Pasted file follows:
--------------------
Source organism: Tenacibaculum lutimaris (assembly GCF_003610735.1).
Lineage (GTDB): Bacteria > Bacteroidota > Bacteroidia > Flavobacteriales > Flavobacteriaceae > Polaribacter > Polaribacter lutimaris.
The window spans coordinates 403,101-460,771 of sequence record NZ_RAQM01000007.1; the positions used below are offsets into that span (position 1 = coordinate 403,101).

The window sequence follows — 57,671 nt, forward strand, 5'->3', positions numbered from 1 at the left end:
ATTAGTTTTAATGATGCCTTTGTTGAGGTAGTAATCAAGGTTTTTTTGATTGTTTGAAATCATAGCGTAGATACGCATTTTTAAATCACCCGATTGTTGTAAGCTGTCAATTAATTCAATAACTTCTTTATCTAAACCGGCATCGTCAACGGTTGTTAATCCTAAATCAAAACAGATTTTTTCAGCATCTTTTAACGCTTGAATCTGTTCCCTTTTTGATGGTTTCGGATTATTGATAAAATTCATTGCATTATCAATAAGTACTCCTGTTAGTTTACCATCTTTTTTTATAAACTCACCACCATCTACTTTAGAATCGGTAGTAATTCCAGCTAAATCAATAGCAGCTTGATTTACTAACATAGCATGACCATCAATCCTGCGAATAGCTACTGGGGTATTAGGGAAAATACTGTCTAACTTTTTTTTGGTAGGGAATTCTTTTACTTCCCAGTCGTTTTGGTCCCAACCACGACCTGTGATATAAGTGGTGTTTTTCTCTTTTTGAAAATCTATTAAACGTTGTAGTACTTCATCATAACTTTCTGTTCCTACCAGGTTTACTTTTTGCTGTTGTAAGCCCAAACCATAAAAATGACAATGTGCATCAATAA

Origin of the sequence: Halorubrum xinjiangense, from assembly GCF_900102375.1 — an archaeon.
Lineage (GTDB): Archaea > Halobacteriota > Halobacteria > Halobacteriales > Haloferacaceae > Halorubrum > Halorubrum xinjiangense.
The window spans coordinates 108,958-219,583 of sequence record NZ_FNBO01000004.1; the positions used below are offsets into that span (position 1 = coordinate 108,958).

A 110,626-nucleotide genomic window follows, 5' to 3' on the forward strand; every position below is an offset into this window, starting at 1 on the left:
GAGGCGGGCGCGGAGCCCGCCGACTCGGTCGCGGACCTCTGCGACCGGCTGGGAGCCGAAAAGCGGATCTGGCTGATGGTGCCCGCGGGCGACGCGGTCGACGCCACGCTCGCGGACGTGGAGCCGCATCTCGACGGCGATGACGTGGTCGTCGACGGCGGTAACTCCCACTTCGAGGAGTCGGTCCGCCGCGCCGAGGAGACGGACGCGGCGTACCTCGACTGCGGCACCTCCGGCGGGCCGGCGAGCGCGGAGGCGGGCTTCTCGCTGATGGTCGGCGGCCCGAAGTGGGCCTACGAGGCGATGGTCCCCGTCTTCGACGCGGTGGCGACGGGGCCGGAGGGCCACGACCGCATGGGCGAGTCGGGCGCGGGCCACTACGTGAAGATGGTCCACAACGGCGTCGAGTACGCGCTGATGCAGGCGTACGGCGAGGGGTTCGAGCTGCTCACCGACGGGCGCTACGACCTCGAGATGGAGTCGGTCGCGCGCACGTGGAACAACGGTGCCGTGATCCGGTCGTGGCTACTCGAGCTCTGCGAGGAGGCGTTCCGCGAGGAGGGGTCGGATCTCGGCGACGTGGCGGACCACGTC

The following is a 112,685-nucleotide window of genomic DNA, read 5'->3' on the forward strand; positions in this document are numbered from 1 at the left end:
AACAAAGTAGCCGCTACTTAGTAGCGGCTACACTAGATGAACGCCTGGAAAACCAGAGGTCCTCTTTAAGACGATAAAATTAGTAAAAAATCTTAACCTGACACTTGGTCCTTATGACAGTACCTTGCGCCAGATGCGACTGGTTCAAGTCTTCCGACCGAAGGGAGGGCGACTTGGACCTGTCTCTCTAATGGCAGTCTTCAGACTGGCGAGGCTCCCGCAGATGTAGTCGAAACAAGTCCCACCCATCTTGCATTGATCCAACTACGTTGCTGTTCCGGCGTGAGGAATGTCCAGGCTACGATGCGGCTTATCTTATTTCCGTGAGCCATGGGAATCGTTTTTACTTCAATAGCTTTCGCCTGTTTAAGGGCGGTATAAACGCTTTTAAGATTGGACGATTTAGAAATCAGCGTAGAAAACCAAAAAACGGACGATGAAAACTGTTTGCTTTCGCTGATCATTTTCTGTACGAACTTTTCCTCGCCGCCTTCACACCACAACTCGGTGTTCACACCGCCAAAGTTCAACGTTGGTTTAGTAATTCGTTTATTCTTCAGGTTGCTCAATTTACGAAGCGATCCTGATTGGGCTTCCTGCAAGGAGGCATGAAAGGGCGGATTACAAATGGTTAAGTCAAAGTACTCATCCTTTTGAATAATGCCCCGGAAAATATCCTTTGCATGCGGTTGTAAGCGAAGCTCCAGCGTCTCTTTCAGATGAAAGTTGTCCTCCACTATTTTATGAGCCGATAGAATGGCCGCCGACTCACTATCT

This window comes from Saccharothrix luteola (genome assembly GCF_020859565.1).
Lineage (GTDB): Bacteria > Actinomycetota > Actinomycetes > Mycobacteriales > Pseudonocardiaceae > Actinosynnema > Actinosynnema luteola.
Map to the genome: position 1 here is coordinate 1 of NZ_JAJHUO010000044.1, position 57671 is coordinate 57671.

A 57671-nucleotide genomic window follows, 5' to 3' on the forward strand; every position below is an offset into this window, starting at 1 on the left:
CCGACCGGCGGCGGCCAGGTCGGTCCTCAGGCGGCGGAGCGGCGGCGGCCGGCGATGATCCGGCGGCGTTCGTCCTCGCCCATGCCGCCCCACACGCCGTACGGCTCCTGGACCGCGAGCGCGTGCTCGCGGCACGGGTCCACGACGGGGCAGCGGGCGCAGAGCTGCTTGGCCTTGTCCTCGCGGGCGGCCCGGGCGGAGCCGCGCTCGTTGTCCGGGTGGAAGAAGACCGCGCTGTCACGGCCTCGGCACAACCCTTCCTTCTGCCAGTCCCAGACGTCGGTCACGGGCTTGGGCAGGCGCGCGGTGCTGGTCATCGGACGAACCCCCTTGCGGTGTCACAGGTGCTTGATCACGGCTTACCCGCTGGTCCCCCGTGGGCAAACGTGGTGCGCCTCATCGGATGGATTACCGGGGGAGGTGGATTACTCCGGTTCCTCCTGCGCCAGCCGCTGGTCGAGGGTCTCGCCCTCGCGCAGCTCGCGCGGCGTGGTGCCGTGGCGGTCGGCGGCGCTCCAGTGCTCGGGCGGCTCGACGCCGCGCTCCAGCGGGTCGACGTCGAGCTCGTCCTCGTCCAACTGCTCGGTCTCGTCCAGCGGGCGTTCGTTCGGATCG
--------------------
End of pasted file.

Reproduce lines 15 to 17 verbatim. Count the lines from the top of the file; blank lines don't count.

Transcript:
Map to the genome: position 1 here is coordinate 1 of NZ_JAJHUO010000044.1, position 57671 is coordinate 57671.

A 57671-nucleotide genomic window follows, 5' to 3' on the forward strand; every position below is an offset into this window, starting at 1 on the left:
CCGACCGGCGGCGGCCAGGTCGGTCCTCAGGCGGCGGAGCGGCGGCGGCCGGCGATGATCCGGCGGCGTTCGTCCTCGCCCATGCCGCCCCACACGCCGTACGGCTCCTGGACCGCGAGCGCGTGCTCGCGGCACGGGTCCACGACGGGGCAGCGGGCGCAGAGCTGCTTGGCCTTGTCCTCGCGGGCGGCCCGGGCGGAGCCGCGCTCGTTGTCCGGGTGGAAGAAGACCGCGCTGTCACGGCCTCGGCACAACCCTTCCTTCTGCCAGTCCCAGACGTCGGTCACGGGCTTGGGCAGGCGCGCGGTGCTGGTCATCGGACGAACCCCCTTGCGGTGTCACAGGTGCTTGATCACGGCTTACCCGCTGGTCCCCCGTGGGCAAACGTGGTGCGCCTCATCGGATGGATTACCGGGGGAGGTGGATTACTCCGGTTCCTCCTGCGCCAGCCGCTGGTCGAGGGTCTCGCCCTCGCGCAGCTCGCGCGGCGTGGTGCCGTGGCGGTCGGCGGCGCTCCAGTGCTCGGGCGGCTCGACGCCGCGCTCCAGCGGGTCGACGTCGAGCTCGTCCTCGTCCAACTGCTCGGTCTCGTCCAGCGGGCGTTCGTTCGGATCG